HUD has announced it will be seeking public comment on whether its 2013 Disparate Impact Regulation is consistent with a more recent 2015 Supreme Court ruling that clarifies liability as it pertains to disparate impact claims.
"HUD remains committed to making sure housing-related policies and practices treat people fairly," said HUD Secretary Dr. Benjamin Carson. "We will always challenge any practice that discriminates against people the law protects."
The Supreme Court’s 2015 ruling in Texas Department of Housing and Community Affairs v. Inclusive Communities Project, Inc. determined that disparate impact claims—claims made on actions that have a discriminatory consequence, even if there is no discriminatory intent—can provide a framework for liability under the Fair Housing Act.
As noted in HUD’s announcement of the call for public comment, “While the Supreme Court referred to HUD's Disparate Impact Regulation in its Inclusive Communities ruling, it did not directly rule upon it.”
Following the 2015 Supreme Court ruling, the Obama administration implemented the Affirmatively Furthering Fair Housing (AFFH) Rule, which directed any community receiving block-grant funding from HUD to complete a comprehensive Assessment of Fair Housing.
Under the AFFH rule, communities must review their housing policies and submit an Assessment of Fair Housing (AFH) plan to HUD outlining their plans to combat discriminatory policies. Failure to do so could cost those communities their block grants and other federal housing aid.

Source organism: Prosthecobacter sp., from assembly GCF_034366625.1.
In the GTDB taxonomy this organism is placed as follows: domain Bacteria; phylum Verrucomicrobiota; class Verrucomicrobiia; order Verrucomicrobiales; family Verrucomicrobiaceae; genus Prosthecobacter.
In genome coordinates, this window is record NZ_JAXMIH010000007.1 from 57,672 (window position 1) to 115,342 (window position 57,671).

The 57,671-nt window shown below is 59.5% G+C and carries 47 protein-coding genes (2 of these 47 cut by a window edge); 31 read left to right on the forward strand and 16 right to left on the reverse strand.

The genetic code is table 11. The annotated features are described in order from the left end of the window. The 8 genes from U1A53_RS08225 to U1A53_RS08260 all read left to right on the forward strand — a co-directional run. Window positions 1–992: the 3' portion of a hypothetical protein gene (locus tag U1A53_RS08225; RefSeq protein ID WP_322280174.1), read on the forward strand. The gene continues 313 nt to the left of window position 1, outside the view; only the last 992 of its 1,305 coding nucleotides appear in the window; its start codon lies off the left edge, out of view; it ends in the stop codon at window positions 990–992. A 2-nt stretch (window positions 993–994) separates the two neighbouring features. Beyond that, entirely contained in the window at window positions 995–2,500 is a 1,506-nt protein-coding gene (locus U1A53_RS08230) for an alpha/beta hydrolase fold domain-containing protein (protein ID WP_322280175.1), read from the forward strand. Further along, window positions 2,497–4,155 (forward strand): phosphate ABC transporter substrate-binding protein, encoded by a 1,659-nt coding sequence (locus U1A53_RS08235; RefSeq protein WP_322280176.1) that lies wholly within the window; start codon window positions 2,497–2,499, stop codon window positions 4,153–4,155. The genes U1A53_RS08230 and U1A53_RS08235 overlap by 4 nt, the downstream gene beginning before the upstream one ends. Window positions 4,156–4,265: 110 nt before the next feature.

On January 5, 2018, HUD announced it would be extending the deadline for AFH submissions until 2020. The HUD notice reads, in part, “Based on the initial AFH reviews, HUD believes that program participants need additional time and technical assistance to adjust to the new AFFH process and complete AFH submissions that can be accepted by HUD.”
HUD Secretary Dr. Benjamin Carson has publically voiced his criticism of both the Supreme Court ruling and the AFFH Rule. In a 2015 op-ed for the Washington Times, Carson said, “These government-engineered attempts to legislate racial equality create consequences that often make matters worse. There are reasonable ways to use housing policy to enhance the opportunities available to lower-income citizens, but based on the history of failed socialist experiments in this country, entrusting the government to get it right can prove downright dangerous.”
Last week, the New York Times reported that a coalition of civil rights advocacy groups planned to sue the Trump administration over HUD’s delays in AFFH implementation. As reported by the Times, “The suit claims that Mr. Carson is leaving HUD without a system to prevent a pattern of discrimination in the allocation of $28 billion in disaster relief funding after a succession of natural disasters, including Hurricane Harvey, last year.” On Monday, May 14, New York Gov. Andrew Cuomo, himself a former HUD secretary, announced that the state of New York would be joining the lawsuit, as reported by the Washington Post. We have reached out to HUD for comment.